CauseTalk Radio Ep56: Why Cause Marketers Should Take More Risk

Today on CauseTalk Radio, Megan and I talk to Phil Haid, Co-Founder and CEO of Toronto-based Public Inc., about the need for more risk in cause marketing. We discuss the things that are holding cause marketers back: fear of failure, a misconstrued perception that being first is really worth it, and the lack of a culture of support to spark innovation.

Thursday, Phil will be delivering a presentation on risk and cause marketing at the Cause Marketing Forum Conference. If you're not attending this is a great chance to hear Phil speak on the topic.

Phil is one of the best cause marketers I know. Besides picking poorly in the recent NHL series between the Toronto Maple Leafs and my hometown Boston Bruins (guess who won), he's smart, creative, progressive and, of course, an educated risk taker!

7 Tweeps I'm Now Following Thanks to the CMF Conference

Last week's Cause Marketing Forum Conference had many benefits. But one of the best for me is that I have a bunch of new cause marketing tweeps to follow on Twitter. Here are six you're going to love.

Nancy Lublin. Nancy's the CEO of DoSomething.org. Nancy gave a compelling speech on the good, bad and ugly of cause marketing. I like Nancy. I didn't agree with everything she said about cause marketing, but I appreciate her strong opinions on the field and how cause marketing can be done better.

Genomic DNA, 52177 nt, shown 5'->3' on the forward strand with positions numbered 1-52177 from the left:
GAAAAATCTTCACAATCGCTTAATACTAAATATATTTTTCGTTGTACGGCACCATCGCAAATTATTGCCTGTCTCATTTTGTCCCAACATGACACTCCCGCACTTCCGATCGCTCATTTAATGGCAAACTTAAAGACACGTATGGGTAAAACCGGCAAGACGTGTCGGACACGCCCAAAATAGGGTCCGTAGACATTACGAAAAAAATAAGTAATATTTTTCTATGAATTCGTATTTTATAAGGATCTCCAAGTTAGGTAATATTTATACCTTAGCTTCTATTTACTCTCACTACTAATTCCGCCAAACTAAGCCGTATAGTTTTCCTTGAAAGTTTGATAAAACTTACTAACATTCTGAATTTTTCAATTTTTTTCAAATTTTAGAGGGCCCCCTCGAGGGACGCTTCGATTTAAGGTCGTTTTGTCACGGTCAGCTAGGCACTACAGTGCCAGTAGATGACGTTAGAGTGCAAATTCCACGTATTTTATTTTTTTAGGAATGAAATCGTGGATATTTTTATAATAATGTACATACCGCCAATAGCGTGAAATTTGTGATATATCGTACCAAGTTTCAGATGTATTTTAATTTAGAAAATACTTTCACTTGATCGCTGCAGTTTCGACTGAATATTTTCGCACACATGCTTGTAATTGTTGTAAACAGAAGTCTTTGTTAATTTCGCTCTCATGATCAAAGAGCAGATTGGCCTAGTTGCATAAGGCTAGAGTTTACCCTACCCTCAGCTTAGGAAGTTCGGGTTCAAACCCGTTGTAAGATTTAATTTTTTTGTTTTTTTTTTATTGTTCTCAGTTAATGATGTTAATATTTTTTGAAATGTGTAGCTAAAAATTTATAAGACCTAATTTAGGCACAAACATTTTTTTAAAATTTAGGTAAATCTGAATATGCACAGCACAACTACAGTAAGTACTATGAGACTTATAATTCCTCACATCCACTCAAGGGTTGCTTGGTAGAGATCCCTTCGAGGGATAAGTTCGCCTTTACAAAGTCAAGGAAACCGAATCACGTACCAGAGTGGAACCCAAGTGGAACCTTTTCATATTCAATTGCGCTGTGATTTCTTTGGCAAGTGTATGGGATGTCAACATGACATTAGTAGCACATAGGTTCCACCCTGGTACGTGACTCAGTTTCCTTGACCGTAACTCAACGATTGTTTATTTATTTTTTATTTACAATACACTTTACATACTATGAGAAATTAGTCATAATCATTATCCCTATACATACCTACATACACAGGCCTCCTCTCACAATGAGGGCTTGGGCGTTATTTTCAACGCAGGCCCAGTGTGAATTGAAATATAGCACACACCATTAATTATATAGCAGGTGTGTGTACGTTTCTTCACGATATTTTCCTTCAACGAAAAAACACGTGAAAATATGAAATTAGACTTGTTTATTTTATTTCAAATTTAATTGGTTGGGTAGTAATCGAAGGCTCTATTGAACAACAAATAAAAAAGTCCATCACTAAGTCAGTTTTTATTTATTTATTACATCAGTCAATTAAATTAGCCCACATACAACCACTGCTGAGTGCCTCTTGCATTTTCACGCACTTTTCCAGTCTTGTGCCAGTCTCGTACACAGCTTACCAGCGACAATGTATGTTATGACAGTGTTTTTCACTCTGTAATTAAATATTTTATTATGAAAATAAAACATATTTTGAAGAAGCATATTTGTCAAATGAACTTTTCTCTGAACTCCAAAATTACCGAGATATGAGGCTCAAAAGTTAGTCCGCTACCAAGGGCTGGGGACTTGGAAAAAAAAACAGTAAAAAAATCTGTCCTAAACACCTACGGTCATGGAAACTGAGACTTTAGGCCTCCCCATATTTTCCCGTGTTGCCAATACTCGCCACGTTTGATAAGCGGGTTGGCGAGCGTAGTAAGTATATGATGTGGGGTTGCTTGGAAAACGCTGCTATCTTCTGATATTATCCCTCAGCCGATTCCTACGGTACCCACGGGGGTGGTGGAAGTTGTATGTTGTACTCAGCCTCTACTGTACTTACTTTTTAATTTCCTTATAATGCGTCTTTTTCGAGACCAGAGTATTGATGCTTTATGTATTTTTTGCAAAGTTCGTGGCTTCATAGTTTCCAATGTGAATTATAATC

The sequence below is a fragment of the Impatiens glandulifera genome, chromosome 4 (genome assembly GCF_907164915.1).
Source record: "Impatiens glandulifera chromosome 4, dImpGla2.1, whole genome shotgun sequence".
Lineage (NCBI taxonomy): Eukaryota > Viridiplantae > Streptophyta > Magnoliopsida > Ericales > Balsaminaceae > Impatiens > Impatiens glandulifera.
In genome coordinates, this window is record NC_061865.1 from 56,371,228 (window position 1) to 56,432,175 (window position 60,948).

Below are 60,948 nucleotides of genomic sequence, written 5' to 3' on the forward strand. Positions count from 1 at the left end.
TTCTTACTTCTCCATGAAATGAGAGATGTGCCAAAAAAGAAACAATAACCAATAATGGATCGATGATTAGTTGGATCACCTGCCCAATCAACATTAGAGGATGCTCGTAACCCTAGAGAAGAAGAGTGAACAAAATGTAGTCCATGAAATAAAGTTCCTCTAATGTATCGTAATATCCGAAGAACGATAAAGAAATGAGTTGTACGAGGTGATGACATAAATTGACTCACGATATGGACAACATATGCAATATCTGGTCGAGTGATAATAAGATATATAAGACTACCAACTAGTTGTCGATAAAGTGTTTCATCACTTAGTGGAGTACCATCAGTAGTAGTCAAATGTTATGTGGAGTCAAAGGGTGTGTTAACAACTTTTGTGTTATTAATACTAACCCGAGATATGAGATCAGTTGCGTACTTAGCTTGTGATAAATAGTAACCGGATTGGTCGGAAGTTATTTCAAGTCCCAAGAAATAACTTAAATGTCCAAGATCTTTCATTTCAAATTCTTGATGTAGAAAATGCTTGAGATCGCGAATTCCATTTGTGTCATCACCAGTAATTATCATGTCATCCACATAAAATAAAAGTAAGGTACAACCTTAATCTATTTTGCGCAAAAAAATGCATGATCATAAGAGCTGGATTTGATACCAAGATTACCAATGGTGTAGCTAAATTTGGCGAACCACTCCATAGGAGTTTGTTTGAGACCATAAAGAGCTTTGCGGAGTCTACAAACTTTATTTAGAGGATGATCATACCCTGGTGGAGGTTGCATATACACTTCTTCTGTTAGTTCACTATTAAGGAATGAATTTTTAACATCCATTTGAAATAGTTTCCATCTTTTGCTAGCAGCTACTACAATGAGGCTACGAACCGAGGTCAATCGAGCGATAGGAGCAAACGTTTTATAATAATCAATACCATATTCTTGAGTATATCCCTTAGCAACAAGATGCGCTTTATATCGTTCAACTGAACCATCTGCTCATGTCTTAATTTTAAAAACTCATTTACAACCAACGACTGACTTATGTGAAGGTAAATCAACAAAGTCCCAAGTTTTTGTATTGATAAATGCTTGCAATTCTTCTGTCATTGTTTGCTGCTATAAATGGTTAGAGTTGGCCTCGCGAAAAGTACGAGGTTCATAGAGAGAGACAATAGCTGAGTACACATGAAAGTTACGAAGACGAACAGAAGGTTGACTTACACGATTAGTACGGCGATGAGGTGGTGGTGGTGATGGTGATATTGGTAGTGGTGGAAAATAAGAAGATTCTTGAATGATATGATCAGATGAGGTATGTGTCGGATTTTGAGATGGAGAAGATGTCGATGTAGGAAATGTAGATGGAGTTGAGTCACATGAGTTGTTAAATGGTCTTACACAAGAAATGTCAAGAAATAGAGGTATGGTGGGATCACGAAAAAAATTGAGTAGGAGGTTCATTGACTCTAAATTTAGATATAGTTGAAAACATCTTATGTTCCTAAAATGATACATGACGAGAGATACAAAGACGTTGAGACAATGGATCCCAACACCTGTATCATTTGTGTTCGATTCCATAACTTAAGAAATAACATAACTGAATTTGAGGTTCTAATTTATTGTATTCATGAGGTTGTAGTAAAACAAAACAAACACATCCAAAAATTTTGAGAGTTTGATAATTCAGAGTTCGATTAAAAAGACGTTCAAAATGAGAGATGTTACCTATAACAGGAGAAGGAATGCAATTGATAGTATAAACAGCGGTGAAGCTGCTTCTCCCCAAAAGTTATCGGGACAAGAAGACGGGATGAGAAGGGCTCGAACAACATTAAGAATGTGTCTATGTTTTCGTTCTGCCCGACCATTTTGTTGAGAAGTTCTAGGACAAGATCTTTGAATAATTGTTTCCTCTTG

Lindsay Avner. Lindsay is the Founder & Executive Director of Bright Pink, a national breast/ovarian cancer non-profit organization for young women. She has some great corporate partners and plans to join forces with many, many more.

3BL Media. 3BL is a CSR and cause marketing newswire. I couldn't believe I wasn't following 3BL! There are many good reasons to follow them, but one of the best is their daily CSR Minute, which delivers the latest information on our field.

Jeff Weness. Jeff heads corporate development at a Minnesota Children's Hospital. I had the pleasure of listening to Jeff tell his story at the Hospital Corporate Development Summit I co-led. He's had some great accomplishments, including a $17 million corporate gift.

Seema Rani Bhende. Seema is a senior director in the social innovation practice at Waggener Edstrom Worldwide. She has an energetic, well-informed interest in CSR and cause marketing. If her tweets are as good as her conversation, I'm going to learn a lot.